Radiologists should carefully consider the reasons why they’re injecting gadolinium-based contrast agents (GBCAs) before administering the drug, suggests a new study. According to researchers at Case Western University, physicians should evaluate a series of factors including pharmacokinetics, potential allergic reactions, patient age, the need for additional MRI, and costs when deciding on whether or not to use the contrast agent.
Since GBCAs were introduced in 1987, more than 300 million doses of the drug have been injected. The substance illuminates the patient’s veins to give radiologists a brighter and more accurate depiction of their brain topography. Reports have found that GBCAs leave a “residual brightness of tissue in the deep nuclei of the brain,” although there’s no data available on the adverse side effects of depositing the drug. However, GBCAs can have negative repercussions on those with kidney and renal problems.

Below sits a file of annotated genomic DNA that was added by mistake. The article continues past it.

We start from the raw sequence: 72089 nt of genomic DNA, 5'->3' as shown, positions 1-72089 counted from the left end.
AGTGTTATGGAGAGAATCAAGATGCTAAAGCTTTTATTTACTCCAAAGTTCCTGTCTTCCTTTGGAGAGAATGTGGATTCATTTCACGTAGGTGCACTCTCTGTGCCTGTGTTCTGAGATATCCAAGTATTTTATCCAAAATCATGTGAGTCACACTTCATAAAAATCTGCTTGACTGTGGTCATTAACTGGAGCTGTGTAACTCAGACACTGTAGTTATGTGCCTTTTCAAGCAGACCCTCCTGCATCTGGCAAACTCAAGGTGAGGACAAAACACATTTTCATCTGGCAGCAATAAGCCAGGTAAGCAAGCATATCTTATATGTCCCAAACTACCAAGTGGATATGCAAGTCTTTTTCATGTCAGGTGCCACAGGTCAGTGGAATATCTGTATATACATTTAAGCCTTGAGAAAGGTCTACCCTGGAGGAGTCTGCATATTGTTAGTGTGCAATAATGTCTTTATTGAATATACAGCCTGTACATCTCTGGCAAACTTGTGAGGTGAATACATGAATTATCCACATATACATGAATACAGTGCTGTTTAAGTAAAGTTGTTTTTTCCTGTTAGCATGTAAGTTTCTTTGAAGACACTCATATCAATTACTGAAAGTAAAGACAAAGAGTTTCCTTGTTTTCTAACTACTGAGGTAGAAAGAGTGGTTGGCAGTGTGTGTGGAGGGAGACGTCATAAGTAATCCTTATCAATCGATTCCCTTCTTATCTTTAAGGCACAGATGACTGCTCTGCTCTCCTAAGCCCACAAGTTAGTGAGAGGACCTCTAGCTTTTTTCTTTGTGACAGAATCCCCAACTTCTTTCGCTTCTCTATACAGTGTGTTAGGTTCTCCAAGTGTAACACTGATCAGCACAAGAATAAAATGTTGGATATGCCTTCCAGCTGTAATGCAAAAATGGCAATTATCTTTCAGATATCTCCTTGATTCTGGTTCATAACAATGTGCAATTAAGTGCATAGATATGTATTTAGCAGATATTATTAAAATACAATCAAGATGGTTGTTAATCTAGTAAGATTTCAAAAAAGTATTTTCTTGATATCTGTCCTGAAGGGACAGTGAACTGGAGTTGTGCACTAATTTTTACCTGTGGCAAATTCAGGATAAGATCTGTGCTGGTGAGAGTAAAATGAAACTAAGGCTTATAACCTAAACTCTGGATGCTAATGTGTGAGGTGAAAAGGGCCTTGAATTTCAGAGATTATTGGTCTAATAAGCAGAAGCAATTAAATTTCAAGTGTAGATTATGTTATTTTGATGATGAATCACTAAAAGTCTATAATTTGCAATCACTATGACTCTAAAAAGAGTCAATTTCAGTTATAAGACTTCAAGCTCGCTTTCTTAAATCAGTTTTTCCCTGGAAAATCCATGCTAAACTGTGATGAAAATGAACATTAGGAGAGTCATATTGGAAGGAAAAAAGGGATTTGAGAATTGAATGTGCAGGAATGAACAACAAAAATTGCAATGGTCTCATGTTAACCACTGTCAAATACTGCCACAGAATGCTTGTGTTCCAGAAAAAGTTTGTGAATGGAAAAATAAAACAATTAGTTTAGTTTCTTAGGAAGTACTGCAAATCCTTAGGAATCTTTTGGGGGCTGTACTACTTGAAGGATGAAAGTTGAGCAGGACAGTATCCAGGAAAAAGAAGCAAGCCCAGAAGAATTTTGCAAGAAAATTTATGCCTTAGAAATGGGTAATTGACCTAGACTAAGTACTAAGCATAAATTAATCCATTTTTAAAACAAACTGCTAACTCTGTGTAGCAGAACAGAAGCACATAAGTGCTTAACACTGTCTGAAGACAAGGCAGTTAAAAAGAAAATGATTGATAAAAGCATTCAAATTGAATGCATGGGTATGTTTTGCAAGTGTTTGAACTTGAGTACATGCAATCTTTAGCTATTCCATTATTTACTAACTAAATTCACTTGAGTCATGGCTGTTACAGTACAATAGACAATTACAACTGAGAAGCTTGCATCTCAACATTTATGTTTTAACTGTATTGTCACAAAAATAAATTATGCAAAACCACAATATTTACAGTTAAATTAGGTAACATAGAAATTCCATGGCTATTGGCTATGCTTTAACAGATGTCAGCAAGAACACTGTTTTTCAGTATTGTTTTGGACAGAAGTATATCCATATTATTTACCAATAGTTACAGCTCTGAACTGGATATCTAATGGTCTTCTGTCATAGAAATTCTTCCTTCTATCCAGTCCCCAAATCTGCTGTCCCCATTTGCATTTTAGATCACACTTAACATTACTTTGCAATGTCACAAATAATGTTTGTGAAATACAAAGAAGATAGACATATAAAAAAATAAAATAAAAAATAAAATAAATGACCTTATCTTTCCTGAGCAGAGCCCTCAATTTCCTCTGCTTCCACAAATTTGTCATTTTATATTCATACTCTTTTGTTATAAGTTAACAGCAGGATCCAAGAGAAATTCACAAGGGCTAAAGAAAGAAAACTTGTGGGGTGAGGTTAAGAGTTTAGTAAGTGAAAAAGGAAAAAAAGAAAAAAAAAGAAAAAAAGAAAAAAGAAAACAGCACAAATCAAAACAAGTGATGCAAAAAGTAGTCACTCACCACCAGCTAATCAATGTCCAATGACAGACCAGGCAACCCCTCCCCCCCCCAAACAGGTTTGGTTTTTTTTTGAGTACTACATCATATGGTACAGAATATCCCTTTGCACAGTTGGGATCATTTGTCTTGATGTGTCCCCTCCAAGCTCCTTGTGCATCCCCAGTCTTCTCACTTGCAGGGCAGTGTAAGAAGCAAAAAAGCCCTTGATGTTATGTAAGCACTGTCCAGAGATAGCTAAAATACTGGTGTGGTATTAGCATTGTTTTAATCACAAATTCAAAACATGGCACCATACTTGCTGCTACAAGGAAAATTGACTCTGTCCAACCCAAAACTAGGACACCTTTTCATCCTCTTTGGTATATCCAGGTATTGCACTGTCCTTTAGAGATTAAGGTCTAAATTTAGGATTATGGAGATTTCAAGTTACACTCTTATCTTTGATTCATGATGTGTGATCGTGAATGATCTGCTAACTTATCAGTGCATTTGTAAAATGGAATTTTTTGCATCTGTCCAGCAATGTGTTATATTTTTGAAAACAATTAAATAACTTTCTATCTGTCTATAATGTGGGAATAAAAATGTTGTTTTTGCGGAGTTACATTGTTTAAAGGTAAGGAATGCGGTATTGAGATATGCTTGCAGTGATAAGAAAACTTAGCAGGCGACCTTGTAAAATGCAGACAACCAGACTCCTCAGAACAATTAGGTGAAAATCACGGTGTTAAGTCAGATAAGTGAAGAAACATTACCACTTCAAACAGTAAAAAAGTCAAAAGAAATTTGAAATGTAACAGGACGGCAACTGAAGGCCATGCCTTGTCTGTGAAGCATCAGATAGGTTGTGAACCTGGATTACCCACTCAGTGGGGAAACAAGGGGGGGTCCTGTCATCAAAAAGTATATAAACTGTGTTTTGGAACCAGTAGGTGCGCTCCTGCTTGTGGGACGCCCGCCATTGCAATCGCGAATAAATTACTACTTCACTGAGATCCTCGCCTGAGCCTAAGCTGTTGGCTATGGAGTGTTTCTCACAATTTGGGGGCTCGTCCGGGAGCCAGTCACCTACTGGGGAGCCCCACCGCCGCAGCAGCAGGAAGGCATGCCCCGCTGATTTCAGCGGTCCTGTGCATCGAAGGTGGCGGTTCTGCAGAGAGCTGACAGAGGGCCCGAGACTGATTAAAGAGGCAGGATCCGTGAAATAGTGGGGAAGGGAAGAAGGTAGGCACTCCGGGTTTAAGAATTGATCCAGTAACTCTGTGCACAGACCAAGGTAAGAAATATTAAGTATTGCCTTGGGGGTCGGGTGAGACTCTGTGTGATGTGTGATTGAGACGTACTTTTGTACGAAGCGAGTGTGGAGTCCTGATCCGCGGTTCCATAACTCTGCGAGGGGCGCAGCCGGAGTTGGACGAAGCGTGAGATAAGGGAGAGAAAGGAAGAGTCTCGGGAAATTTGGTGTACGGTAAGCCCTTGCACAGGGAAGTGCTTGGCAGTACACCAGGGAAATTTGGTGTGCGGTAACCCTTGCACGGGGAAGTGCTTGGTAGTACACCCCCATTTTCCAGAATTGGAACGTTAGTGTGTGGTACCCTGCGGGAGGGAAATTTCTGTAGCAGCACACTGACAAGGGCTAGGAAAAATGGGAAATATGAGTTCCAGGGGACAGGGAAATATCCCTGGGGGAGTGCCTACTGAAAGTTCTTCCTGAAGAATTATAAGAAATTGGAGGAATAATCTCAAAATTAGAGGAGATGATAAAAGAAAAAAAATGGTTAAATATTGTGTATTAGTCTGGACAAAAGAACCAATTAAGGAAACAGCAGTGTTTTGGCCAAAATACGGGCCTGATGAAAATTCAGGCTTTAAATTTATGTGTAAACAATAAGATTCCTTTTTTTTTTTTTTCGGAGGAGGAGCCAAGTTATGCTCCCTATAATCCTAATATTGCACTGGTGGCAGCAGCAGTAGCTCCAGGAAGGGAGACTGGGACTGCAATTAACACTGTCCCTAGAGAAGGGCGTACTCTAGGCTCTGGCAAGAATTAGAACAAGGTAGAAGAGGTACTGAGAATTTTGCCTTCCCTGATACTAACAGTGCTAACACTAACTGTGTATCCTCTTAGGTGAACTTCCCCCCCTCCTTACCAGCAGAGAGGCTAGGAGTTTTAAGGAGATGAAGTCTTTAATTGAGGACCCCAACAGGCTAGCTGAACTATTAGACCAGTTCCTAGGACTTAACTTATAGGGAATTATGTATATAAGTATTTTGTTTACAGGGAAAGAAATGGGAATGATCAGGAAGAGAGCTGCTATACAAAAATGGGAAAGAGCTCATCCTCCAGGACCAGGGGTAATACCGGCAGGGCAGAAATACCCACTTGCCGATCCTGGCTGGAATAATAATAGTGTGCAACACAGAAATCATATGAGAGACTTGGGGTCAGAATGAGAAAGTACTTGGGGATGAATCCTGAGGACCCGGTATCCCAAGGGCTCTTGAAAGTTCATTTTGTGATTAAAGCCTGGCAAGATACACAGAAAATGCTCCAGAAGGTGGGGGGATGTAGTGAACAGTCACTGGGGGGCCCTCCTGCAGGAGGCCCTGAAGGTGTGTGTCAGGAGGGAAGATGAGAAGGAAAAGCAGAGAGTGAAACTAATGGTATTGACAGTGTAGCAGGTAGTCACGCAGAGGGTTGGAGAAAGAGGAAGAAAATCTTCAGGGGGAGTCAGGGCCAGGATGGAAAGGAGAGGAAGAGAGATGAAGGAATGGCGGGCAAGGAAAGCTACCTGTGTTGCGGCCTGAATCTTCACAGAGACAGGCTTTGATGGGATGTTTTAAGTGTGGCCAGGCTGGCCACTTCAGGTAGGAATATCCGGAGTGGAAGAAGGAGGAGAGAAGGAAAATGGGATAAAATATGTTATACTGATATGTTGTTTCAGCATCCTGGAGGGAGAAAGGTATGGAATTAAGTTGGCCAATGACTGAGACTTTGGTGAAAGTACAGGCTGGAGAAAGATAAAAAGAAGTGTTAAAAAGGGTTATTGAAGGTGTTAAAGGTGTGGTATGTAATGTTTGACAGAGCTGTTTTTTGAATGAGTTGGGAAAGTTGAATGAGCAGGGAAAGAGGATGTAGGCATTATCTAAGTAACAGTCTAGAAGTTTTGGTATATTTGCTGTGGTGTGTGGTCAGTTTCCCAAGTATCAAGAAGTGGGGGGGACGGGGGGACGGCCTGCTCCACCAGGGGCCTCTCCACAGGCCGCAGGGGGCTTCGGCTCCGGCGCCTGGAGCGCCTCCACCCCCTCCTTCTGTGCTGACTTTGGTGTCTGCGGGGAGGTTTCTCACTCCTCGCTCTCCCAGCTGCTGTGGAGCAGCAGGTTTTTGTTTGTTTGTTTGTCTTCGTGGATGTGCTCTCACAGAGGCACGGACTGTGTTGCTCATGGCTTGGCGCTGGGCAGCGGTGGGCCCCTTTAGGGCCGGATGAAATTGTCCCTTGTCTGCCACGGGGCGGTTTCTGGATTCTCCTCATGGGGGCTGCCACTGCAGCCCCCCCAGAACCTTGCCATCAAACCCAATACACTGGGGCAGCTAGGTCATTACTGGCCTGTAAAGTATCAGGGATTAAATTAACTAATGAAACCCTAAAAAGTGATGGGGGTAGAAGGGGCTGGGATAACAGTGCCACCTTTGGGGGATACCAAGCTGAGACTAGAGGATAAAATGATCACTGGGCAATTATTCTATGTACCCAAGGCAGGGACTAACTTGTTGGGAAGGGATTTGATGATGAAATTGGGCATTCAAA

“The detection of gadolinium deposition in the brain is concerning,” write the researchers. “However, there are no reliable data regarding its clinical or biological significance, if any.” The lack of information regarding side effects should motivate physicians to only use GBCAs when necessary. The Food and Drug Administration has also taken a stance on the use of GBCAs, and has recommended that “health care professionals should consider limiting GBCA use to clinical circumstances in which the additional information provided by the contrast is necessary. Health care professionals are also urged to reassess the necessity of repetitive GBCA MRIs in established treatment protocols.”
Bottom line: although physicians have been administering GBCAs for 30 years, we still don’t know how the drug potentially impacts neural activity. This study demands the need for further research on GBCAs, and the protocol physicians should take when deciding on whether or not to administer the drug.